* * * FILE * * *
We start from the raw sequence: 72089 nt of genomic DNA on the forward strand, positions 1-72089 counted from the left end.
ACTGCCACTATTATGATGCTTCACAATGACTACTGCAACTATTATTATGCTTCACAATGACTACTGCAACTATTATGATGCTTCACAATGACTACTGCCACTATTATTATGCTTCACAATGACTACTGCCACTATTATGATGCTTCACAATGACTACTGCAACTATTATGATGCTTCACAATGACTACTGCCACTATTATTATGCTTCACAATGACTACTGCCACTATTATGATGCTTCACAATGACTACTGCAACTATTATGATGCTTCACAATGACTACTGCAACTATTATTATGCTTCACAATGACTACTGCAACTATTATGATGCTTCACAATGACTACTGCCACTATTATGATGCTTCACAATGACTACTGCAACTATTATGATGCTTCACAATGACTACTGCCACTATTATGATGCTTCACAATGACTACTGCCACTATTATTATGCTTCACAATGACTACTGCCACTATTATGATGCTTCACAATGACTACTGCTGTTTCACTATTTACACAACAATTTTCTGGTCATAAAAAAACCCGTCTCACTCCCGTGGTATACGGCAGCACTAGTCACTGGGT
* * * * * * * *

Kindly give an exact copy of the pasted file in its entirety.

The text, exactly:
We start from the raw sequence: 72089 nt of genomic DNA on the forward strand, positions 1-72089 counted from the left end.
ACTGCCACTATTATGATGCTTCACAATGACTACTGCAACTATTATTATGCTTCACAATGACTACTGCAACTATTATGATGCTTCACAATGACTACTGCCACTATTATTATGCTTCACAATGACTACTGCCACTATTATGATGCTTCACAATGACTACTGCAACTATTATGATGCTTCACAATGACTACTGCCACTATTATTATGCTTCACAATGACTACTGCCACTATTATGATGCTTCACAATGACTACTGCAACTATTATGATGCTTCACAATGACTACTGCAACTATTATTATGCTTCACAATGACTACTGCAACTATTATGATGCTTCACAATGACTACTGCCACTATTATGATGCTTCACAATGACTACTGCAACTATTATGATGCTTCACAATGACTACTGCCACTATTATGATGCTTCACAATGACTACTGCCACTATTATTATGCTTCACAATGACTACTGCCACTATTATGATGCTTCACAATGACTACTGCTGTTTCACTATTTACACAACAATTTTCTGGTCATAAAAAAACCCGTCTCACTCCCGTGGTATACGGCAGCACTAGTCACTGGGT